So you have a kayak and you like to fish, and now you’ve decided to install a fish finder. So after picking out that cool new unit you’ve been wanting, you realize that you need to get a battery and you’re wondering what size and type to purchase. Maybe you have a basic understanding of electrical principles, or maybe you have no idea what any of those numbers mean. This article is aimed at giving you a basic understanding of what you should know.
Last winter I picked up my brand new Jackson “Illuminati Cuda 14”. Between hockey practices and games, a Boondoggle, and building a new bed for my son I am finally (five months later) getting around to rigging for the coming fishing season. In 2012 I set my last Cuda up with a YakDaddy “Slider” that worked very well for me and made it a very versatile kayak. This year I decided to see if I could rig the new kayak by drilling or cutting as few holes as possible.
You are going out on a nearby lake or pond, and need to rig your kayak for the numerous possibilities that might occur while paddling and casting for your favorite fish. By now you have a kayak that fits your type of fishing, and you are able to transport it easily to the water. Most everything you need can be preassembled so that when you arrive at your launch point, you can load and launch in less than five minutes.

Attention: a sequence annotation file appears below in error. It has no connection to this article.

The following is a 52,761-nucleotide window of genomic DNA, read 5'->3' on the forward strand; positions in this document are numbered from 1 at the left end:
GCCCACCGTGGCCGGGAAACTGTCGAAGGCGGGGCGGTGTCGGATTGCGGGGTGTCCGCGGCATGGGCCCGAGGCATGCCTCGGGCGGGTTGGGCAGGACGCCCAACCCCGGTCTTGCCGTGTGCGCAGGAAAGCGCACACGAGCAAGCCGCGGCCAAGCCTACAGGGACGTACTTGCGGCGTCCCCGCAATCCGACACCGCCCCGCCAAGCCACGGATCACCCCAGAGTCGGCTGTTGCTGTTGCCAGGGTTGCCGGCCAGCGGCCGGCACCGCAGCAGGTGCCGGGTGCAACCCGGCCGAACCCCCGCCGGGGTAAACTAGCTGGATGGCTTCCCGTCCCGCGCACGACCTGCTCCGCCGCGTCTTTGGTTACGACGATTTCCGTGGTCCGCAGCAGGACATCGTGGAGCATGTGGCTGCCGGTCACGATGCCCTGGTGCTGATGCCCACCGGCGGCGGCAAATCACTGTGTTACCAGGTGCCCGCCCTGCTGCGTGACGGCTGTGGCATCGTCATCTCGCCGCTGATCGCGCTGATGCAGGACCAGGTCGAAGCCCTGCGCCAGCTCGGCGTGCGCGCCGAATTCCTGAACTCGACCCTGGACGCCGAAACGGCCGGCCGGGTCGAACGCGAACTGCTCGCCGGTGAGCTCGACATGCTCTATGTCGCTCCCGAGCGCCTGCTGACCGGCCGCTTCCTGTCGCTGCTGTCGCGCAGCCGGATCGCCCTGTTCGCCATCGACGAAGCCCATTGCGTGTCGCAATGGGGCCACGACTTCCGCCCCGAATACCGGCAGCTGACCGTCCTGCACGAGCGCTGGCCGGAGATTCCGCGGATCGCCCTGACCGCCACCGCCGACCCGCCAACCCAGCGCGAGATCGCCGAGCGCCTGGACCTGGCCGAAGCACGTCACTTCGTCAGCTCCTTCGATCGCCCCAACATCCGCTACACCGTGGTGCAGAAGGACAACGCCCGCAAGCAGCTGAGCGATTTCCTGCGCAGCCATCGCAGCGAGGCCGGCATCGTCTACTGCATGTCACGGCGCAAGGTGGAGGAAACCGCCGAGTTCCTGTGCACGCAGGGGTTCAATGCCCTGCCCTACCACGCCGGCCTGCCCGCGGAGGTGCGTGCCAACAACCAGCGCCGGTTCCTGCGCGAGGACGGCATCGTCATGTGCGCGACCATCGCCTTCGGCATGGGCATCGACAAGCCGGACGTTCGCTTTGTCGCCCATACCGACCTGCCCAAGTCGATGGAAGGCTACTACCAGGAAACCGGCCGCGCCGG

I have up to three GoPro cameras mounted to my Ocean Kakak “Big Game”, so when it came to rigging the Hobie “Outback” I also needed to take the photography aspect into consideration. It does take me quite some time to plan and rig my kayaks; I sit back, consider everything, and try to produce the cleanest setup possible that matches all rigging possibilities.
I’ve had the Hobie “Outback” for a few months now. The rigging process has been steady, if unhurried. Parts have been slow to arrive, a lot of time has been spent planning, and there’s been fishing, Christmas, Easter, and other holidays and weekends away in between. It’s now complete. There are a couple of minor changes that I’ll embody in time, but for all intents and purposes it’s finished and ready to tackle anything I throw at it.
I picked up my Jackson Kayak “Cuda" last week. After researching how I wanted to do my rigging, I’d like to share what I decided to do in case it helps anyone looking to do something similar.
Some folks say that Jackson Kayak has thought of everything. It’s the little details such as the scuppers found on Jackson boats that help solidify that claim. The underside of the kayak boasts some large openings that serve a couple purposes besides draining water from the deck. Their large size makes great hand holds if you’re car-topping on top of an SUV. They’re also the perfect home for your fish finder transducer.
The Jackson Kayak “Coosa” is a phenomenal platform for river fishing. As such, it’s also pretty decent running some rapids. I was looking to increase the river-running potential of the Coosa, and that really meant gaining a bit more control of the kayak. The best way to control a kayak is to wear it; to become one with it.